To make things worse, there are vendors selling on the side of the road everywhere and forces more people onto the streets. I don’t know how these drivers do it. It’s frightening being on the road. The honking doesn’t help either. It seems that they honk at virtually anything, but I guess it makes sense when people, cars, buses, trucks are all trying to get somewhere. I think the driving has to be some of the worst I’ve seen, beating Shanghai with no doubt.

Dust: Dust is quite pervasive, which is why cleaning ladies come daily. My apartment feels like a dust bowl. I normally am barefoot in my house, but here I have to wear slippers otherwise they soles of my feet would be black by the end of the day.

Mumbai Beach Life

On Sunday I did nothing but lay by the pool. I didn’t bring a swimsuit since I thought I was going to be in an apartment, but I managed to get some sun nevertheless.

I spent about 15 minutes walking on the beach. At 10 am it was populated by so many men playing games of cricket that made me feel uncomfortable walking around on my own. In one direction I sort of followed a young Indian couple for safety. Then I got to the “boardwalk” where the coconut milk guy tried to sell me a drink and a wood flute vendor started to follow me around as he played his instrument. At that point I figured I had experienced enough. The “boardwalk” was amusing as it had small carousels for the kids and food booths where the smell of curry was strong (I think I prefer smelling vinegar fries).

Apparently the beach gets quite crowded on the weekends with families coming out, especially in the late afternoon. I assume it’s because the wind picks up and makes the heat bearable (it was actually a comfortable day, probably in the mid-80’s).

I spent the entire day at the pool and closed the day by watching the sunset. Unfortunately, it was a bit cloudy for a really nice sunset, but I can add yet another sunset picture to the blog when I'm able to post photos again.

Holy Cow ... I'm in Mumbai (Bombay)!

Six days after returning from Argentina, I was once again in the air on a nearly 24 hour jouney. I arrived on Saturday night thinking I would be staying in a corporate apartment. Unfortunately, no one arranged for a transfer of the key. I assumed the driver or building security would have it. Nope. After a few calls and about a half-hour wait, someone booked me a room at the JW Marriott for the weekend instead. It actually worked out well as I now didn't have to worry about how to explain to the driver that I need a grocery store where I could buy breakfast food and water ( buy food...for cook...fruits....vegetables .... blank stare). Those are activities that best dealt with after talking to other ex-pats or locals.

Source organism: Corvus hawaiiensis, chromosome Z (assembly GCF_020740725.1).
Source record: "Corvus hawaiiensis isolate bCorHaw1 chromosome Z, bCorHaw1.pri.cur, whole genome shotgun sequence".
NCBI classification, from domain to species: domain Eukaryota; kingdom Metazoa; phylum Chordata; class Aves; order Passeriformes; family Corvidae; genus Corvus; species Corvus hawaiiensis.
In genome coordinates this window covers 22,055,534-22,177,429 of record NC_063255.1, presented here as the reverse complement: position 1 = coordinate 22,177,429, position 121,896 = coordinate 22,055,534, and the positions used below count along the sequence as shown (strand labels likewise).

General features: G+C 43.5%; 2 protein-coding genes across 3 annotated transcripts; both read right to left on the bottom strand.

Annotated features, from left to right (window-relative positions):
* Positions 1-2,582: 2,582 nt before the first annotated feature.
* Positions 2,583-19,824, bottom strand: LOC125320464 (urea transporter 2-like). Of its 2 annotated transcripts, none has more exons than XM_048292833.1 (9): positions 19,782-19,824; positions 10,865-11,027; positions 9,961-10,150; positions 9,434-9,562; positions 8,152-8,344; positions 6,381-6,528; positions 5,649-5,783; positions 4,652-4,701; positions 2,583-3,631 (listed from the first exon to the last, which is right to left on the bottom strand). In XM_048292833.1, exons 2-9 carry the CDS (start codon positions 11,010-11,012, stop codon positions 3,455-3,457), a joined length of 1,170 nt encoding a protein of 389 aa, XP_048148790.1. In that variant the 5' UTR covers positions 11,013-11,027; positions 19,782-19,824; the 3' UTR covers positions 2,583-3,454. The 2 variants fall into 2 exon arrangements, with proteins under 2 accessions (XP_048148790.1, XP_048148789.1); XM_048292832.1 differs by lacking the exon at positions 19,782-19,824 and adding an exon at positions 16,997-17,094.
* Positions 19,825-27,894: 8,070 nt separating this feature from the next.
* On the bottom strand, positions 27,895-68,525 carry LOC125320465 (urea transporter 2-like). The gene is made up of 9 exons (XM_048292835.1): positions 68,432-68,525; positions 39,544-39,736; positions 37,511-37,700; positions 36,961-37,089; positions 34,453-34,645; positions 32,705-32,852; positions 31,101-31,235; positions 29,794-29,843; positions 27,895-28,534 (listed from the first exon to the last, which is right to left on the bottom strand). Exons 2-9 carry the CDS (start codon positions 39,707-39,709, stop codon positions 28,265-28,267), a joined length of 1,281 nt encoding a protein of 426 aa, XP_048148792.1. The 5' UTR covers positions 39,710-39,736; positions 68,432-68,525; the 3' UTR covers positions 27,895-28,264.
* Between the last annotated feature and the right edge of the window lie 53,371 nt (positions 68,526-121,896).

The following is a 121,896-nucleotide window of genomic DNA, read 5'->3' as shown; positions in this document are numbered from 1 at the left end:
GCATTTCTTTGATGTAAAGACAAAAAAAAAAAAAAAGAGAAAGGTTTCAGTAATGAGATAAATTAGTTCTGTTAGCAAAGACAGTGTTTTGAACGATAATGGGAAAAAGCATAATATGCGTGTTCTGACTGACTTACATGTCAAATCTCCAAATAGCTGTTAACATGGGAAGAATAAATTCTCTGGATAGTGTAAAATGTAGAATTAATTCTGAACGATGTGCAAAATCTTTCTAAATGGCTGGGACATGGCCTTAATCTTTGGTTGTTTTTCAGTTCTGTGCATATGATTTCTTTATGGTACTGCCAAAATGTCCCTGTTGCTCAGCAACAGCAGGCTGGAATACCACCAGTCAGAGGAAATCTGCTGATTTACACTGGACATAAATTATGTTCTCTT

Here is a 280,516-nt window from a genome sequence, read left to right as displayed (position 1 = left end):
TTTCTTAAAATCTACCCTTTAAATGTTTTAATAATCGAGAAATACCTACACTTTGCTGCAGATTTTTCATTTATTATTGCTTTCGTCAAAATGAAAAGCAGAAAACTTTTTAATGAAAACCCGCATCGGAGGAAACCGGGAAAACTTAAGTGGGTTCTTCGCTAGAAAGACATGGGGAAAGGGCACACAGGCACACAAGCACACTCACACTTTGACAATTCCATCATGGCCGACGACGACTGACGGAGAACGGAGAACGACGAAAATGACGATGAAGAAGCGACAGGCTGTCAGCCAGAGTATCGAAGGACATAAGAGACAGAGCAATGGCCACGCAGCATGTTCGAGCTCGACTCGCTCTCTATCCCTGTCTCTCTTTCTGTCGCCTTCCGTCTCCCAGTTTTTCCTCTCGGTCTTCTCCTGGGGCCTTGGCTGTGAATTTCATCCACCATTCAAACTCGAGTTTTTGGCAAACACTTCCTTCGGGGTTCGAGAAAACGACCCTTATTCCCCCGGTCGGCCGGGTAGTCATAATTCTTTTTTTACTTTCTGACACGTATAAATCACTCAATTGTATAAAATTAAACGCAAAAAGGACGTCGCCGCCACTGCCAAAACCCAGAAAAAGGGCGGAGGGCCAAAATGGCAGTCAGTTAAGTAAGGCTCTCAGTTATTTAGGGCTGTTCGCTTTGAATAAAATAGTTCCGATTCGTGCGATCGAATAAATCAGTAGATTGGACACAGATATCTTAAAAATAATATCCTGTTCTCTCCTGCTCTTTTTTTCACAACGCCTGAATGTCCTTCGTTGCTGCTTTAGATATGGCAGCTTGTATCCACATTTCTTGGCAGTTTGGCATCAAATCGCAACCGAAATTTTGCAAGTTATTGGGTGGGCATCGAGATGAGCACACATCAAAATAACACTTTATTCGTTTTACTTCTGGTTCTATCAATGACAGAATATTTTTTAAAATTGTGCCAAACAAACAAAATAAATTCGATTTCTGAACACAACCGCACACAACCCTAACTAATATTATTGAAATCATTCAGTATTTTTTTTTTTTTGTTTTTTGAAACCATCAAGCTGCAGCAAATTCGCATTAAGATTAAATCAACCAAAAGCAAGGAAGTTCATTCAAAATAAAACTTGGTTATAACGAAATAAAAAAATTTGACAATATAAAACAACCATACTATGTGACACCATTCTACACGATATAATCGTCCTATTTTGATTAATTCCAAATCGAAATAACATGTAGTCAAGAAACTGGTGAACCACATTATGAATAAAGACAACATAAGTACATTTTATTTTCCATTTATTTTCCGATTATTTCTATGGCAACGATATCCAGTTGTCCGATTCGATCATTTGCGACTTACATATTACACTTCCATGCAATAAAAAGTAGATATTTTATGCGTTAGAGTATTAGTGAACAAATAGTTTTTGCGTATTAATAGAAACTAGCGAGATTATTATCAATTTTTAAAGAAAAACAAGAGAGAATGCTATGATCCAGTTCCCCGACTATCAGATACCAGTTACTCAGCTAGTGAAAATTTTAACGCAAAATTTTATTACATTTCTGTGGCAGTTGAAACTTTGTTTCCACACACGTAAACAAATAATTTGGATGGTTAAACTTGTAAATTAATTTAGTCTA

The Marriott is in a suburb called Juhu and is on the beach (on the Arabian Sea). It was beautiful and fabulous. The place smelled of jasmine as it was everywhere inside the hotel. I guess on the weekends they string it and hang it, and place blossoms on floors, tables, etc. Flowers in the jasmine family are extremely fragrant and I was in heaven taking big whiffs as I toured the hotel.

Saturday night at the Marriott was hopping. I noticed quite a few young people dressed up and dance club music blaring. One of the doormen at the club convinced me to go in and take a look. Although it was past midnight and I was tired after a long day of flying, I figured what the heck. I'm glad I experienced the Mumbai club scene. I immediately understood why he wanted me to go in ... the male to female ratio was heavily slanted on the male side and the place was packed.

What’s unusual were the guys were all singing, pumping their fists in the air, and dancing with each other or by themselves. Other ex-pats later confirmed that this is typical, and no this wasn't a gay bar (homosexuality is frowned upon). In the hour or so I was there, not a single guy asked a girl to dance. They seem to be content watching the scene, singing and dancing. The girls danced with each other, the guys were doing their own thing. There were some mixed groups and they danced with each other in a group.

The singing was especially fanatical when the songs were native dance hits. They play a lot of western songs, of which I only recognized Daddy Yankee’s Gasolina.

I also noticed a lot of guys drinking out of brandy snifters, and I doubt it was brandy. Some had ice, others had a straw and the drink didn’t look like brandy. The guy next to me either smelled of cloves or his drink (in a snifter) did. He seemed to enjoy using my hip as an arm rest. Given how crowded Mumbai is, Indians' size of personal space is quite small.